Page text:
Welcome to the new norm. As you know if you have been following us for any length of time we provide a detailed analysis of the local housing market and Belmont’s housing market in particular. We’ve been gathering data since 1998 and have used it to contrast and compare varying market cycles over the years. However, comparing the reality of the new housing market to a market that was artificially inflated with substandard lending practices will provide for endless disappointment if a new base-line is not established.

Today’s market seems to reflect the new reality of stricter lending practices leading to fewer sales and more cautious buyers. This environment will undoubtedly continue for some time until the devastation in the housing industry which wiped out so many people’s equity is a distant memory. Just as the Consumer Confidence index was set at 100% in 1985 because it was neither a peak nor trough in the business cycle, we submit that at least for Belmont, after years of price and sales declines, that the more stable 2011 might become the new baseline by which future years are compared.

Belmont October 2011

(click on the image to enlarge) *Data from the San Mateo Board of REALTORS MLS system.

Looking at the numbers…

Belmont homes sales for October 2011 were strong compared with last year.


Although two fewer homes traded hands this year in Belmont compared with last October, there are signs that the housing market may be stabilizing, as we anticipated.


The median price, while falling from last October’s $864,200 to $806,000 this year, does not reflect the size homes which sold last October were 13.5 percent larger, with a median price drop of only 7.2%. This helps us better understand that the median price while reported lower is probably higher than in October of last year.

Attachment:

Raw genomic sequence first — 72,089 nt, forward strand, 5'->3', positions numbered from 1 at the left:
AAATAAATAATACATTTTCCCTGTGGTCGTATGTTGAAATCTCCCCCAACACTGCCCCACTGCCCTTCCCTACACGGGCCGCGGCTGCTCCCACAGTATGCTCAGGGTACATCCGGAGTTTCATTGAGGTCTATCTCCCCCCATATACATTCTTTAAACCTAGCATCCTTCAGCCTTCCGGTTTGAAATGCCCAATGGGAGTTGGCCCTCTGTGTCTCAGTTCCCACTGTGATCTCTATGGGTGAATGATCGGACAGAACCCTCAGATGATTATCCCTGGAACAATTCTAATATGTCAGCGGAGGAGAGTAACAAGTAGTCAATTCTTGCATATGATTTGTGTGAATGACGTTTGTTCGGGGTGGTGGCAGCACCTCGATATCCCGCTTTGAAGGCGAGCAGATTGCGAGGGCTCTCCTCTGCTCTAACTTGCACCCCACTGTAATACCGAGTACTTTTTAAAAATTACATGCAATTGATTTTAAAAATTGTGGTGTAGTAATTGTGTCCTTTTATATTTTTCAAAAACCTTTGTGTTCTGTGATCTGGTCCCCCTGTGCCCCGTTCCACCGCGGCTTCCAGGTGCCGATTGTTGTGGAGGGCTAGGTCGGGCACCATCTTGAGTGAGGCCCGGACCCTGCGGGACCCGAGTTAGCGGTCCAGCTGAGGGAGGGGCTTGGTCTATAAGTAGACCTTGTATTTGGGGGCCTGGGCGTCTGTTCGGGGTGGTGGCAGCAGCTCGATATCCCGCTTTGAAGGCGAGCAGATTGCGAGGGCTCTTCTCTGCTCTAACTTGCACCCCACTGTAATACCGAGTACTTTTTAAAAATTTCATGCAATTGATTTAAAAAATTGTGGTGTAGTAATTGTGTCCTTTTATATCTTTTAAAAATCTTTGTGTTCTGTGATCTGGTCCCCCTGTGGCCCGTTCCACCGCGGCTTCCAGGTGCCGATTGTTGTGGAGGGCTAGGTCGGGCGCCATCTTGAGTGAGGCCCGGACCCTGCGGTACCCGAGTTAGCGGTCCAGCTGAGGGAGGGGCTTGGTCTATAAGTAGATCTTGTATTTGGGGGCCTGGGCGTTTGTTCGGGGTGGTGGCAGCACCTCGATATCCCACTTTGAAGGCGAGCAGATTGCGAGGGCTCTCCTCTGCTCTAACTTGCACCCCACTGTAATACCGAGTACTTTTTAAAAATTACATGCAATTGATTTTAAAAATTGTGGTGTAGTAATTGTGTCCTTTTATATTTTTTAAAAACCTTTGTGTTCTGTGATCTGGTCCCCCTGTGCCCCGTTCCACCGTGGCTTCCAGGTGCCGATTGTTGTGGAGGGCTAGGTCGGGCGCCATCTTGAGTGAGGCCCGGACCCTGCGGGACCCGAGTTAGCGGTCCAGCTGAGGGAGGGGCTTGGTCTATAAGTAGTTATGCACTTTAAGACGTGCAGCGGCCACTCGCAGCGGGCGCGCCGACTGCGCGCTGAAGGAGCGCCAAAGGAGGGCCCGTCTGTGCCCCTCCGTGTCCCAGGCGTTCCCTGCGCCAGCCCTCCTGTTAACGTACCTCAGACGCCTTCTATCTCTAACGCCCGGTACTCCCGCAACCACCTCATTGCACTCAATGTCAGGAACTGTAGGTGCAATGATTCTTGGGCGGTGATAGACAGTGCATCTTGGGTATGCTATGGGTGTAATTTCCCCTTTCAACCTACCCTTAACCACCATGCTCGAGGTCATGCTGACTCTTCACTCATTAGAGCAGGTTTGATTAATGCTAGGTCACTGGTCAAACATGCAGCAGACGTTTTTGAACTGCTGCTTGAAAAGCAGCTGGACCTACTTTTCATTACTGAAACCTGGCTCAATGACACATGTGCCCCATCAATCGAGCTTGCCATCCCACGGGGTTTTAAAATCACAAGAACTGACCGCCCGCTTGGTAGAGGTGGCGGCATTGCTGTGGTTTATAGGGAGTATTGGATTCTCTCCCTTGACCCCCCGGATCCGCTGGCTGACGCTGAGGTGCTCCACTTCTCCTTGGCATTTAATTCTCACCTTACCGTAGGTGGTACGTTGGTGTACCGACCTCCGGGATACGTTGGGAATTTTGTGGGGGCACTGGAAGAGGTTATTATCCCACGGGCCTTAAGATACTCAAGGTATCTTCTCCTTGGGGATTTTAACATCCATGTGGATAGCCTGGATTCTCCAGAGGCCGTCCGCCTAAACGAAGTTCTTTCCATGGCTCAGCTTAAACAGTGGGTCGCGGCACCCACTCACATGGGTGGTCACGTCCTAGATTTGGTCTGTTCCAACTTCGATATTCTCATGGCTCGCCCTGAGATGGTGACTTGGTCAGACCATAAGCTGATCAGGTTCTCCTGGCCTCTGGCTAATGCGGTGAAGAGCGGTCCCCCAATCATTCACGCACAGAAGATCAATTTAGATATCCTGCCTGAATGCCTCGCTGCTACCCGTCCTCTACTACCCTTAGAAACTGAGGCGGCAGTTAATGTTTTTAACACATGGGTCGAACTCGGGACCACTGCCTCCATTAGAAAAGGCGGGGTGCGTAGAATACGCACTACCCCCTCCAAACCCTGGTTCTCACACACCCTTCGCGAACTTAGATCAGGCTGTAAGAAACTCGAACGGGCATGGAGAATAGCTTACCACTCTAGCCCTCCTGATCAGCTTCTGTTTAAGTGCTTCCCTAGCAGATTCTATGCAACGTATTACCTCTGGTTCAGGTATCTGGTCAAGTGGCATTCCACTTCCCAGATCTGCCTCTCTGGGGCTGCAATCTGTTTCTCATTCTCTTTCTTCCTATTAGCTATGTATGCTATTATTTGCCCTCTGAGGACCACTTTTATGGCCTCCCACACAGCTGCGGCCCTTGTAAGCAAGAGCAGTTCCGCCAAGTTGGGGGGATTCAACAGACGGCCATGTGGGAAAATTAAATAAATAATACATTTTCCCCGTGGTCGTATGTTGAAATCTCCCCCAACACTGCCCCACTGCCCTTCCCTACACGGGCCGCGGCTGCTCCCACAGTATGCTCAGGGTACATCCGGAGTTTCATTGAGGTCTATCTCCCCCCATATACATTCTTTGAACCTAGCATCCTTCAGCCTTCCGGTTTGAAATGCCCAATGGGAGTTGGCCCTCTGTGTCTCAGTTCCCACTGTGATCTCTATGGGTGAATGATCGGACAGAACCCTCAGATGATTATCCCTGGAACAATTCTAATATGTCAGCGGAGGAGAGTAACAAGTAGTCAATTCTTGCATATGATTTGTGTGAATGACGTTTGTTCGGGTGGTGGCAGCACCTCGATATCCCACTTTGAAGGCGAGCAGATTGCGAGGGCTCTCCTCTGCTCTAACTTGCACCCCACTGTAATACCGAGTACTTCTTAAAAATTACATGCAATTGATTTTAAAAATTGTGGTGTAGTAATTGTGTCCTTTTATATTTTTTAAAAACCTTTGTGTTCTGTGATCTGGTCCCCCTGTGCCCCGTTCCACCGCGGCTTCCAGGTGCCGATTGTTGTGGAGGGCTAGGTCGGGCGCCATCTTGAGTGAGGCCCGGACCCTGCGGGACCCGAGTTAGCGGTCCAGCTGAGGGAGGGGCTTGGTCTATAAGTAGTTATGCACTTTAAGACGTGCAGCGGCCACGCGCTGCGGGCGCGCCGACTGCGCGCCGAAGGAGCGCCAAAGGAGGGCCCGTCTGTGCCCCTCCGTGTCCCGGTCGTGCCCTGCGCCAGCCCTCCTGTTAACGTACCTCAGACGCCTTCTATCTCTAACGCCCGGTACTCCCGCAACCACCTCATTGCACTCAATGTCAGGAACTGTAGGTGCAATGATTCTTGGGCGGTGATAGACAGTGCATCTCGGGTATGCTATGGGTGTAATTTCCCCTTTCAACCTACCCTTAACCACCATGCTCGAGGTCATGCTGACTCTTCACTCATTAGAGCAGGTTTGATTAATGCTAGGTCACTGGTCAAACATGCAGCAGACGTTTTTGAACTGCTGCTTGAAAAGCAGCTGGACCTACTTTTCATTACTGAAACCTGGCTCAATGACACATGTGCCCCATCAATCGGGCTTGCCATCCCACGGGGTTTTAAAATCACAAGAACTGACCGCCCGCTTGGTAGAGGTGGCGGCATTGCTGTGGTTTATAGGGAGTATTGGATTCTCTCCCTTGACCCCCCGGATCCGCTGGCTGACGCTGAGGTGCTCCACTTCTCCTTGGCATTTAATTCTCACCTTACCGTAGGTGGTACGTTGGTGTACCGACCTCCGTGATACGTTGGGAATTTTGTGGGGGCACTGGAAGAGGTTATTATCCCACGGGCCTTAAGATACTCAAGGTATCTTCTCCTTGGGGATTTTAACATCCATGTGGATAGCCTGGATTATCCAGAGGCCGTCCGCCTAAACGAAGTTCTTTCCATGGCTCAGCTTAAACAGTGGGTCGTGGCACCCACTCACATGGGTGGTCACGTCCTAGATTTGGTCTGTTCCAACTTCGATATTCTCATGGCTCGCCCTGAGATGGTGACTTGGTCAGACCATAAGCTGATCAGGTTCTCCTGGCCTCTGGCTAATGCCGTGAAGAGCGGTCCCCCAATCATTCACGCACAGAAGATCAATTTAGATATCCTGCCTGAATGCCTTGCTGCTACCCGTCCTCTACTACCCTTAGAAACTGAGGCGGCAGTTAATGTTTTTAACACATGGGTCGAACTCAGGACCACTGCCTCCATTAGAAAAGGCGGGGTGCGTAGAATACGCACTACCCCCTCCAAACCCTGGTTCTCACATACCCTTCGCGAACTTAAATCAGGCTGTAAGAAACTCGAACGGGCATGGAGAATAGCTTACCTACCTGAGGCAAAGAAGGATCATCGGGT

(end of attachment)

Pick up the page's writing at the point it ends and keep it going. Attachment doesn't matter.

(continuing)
DOM (days on market)

In October of 2011 it took on average 22 days to sell a home while last year that number was 46, more than double.


Forty-six percent of Belmont homes selling in October of 2010 had price reductions of on average $92,000 compared with this October where the seller had to lower their price by on average only $58,000 to attract a buyer.


This October 27% of the homes sold over the seller’s asking price by on average $64,000. Last October the 23% of homes sold for over the asking price receiving on average only $29,000 more.

In 2010 nearly 70% of the homes which sold went for less—by on average $33,000. This year 63% of the homes sold for on average $32,000 less.


The number of homes available for sale impacts the price a seller might achieve based on the familiar principle of supply vs. demand. But an increase in supply can be the result of several factors which may in turn be the result of very different market forces. For example, if supply is increasing because homes are not selling, or home owners are out of work, or upside down in their mortgage, that negative environment might mean that buyers will also be concerned about their future and demand will drop.

But if supply increases because sellers are taking advantage of favorable move-up market conditions or perhaps they view the current strength of the local market as being in their favor, and demand remains constant, it could be an indication on a strengthening market.

There are currently 57 single family homes on the market in Belmont as compared with last October when there were 63 during the same period.  In Belmont, if we look at peak housing markets prior to the housing market collapse in 2007, we find that in October the typical inventory levels hovered around 35-40 homes for sale. Yet in periods of uncertainty—such as the October after September 11th and the following year which was a landmark presidential election year, inventory level rose to 93 homes for sale in 2001 and 79 in 2002.

Does the market seem stronger than last year? Yes. Are seller’s lowering their expectations (asking price) to accommodate the reality of the new market conditions, yes. Hey interest rates don’t hurt either. Buyers are slowly dipping their toes into the icy waters of real estate as rates plummet and Bay Area job cuts seem to have waned.

We’re seeing more sellers and buyers out later in the year than ever before and we predict next spring will bring many new buyers to the purchase table along with many new homes to choose from.

All the best,

Drew Morgan (650) 464-7654


The information contained in this article is educational and intended for informational purposes only. It does not constitute real estate, tax or legal advice, nor does it substitute for advice specific to your situation. Always consult an appropriate professional familiar with your scenario. 

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